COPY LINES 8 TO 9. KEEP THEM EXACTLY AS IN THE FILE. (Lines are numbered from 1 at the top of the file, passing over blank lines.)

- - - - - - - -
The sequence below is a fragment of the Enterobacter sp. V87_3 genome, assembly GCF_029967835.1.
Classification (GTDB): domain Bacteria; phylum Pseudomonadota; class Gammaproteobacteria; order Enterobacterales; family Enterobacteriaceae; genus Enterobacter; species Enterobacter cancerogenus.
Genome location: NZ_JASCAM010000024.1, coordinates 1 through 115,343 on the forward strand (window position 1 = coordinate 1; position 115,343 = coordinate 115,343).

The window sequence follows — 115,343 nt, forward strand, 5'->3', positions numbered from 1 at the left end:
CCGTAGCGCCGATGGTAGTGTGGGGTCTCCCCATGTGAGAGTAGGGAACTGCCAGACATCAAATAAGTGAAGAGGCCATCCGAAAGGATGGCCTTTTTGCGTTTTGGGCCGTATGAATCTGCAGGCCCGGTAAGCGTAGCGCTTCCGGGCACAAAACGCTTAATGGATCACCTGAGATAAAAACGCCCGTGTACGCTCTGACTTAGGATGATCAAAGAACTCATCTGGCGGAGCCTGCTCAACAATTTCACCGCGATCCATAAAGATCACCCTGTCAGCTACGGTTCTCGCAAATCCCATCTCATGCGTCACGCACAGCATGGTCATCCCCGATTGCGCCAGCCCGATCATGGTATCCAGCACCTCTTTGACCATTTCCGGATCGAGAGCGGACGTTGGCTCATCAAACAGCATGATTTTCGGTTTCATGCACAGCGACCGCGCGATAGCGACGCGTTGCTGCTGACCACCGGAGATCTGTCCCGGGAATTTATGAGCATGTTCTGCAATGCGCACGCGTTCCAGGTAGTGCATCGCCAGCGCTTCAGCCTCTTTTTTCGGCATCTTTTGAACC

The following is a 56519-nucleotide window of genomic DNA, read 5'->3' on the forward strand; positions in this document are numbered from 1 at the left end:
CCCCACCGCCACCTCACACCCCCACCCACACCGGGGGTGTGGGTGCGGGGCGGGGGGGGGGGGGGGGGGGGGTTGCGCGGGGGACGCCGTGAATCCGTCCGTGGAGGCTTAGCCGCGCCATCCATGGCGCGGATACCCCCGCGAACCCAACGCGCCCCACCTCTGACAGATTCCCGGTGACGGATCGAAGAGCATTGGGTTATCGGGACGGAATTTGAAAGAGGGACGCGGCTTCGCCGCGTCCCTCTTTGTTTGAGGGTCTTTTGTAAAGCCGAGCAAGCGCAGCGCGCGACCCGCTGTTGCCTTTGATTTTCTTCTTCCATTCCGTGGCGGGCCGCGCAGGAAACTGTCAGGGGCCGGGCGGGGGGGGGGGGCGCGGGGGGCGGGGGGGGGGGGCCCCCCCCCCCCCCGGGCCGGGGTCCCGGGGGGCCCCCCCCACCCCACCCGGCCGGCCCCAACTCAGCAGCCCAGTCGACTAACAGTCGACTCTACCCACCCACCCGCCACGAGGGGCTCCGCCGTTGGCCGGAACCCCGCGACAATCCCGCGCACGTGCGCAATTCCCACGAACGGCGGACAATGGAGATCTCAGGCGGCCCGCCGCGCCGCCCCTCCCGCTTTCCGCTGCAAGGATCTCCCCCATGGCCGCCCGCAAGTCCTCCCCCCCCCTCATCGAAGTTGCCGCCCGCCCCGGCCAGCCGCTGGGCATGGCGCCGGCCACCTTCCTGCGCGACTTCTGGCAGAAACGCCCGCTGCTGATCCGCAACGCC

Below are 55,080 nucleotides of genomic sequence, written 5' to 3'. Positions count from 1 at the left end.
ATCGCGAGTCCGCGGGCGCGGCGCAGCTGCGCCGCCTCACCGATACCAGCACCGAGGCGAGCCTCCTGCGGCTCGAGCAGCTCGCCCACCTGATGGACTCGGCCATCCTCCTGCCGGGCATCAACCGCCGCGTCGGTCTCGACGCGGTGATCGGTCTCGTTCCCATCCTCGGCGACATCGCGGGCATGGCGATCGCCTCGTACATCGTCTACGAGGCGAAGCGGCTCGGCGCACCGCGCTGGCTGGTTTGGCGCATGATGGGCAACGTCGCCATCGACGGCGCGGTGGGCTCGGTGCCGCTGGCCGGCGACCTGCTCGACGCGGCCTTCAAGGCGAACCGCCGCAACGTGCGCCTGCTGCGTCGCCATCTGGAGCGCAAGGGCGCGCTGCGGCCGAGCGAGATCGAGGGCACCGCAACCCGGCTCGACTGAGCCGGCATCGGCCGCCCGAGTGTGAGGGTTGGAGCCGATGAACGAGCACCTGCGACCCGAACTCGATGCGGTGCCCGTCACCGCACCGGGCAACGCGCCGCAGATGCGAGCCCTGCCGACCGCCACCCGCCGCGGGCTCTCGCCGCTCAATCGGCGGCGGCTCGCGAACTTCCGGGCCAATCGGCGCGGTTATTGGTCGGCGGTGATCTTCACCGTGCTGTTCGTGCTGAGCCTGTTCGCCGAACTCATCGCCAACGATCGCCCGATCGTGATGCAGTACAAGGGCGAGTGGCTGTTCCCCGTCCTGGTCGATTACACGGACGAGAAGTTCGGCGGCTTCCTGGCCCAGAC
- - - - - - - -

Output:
Below are 55,080 nucleotides of genomic sequence, written 5' to 3'. Positions count from 1 at the left end.
ATCGCGAGTCCGCGGGCGCGGCGCAGCTGCGCCGCCTCACCGATACCAGCACCGAGGCGAGCCTCCTGCGGCTCGAGCAGCTCGCCCACCTGATGGACTCGGCCATCCTCCTGCCGGGCATCAACCGCCGCGTCGGTCTCGACGCGGTGATCGGTCTCGTTCCCATCCTCGGCGACATCGCGGGCATGGCGATCGCCTCGTACATCGTCTACGAGGCGAAGCGGCTCGGCGCACCGCGCTGGCTGGTTTGGCGCATGATGGGCAACGTCGCCATCGACGGCGCGGTGGGCTCGGTGCCGCTGGCCGGCGACCTGCTCGACGCGGCCTTCAAGGCGAACCGCCGCAACGTGCGCCTGCTGCGTCGCCATCTGGAGCGCAAGGGCGCGCTGCGGCCGAGCGAGATCGAGGGCACCGCAACCCGGCTCGACTGAGCCGGCATCGGCCGCCCGAGTGTGAGGGTTGGAGCCGATGAACGAGCACCTGCGACCCGAACTCGATGCGGTGCCCGTCACCGCACCGGGCAACGCGCCGCAGATGCGAGCCCTGCCGACCGCCACCCGCCGCGGGCTCTCGCCGCTCAATCGGCGGCGGCTCGCGAACTTCCGGGCCAATCGGCGCGGTTATTGGTCGGCGGTGATCTTCACCGTGCTGTTCGTGCTGAGCCTGTTCGCCGAACTCATCGCCAACGATCGCCCGATCGTGATGCAGTACAAGGGCGAGTGGCTGTTCCCCGTCCTGGTCGATTACACGGACGAGAAGTTCGGCGGCTTCCTGGCCCAGAC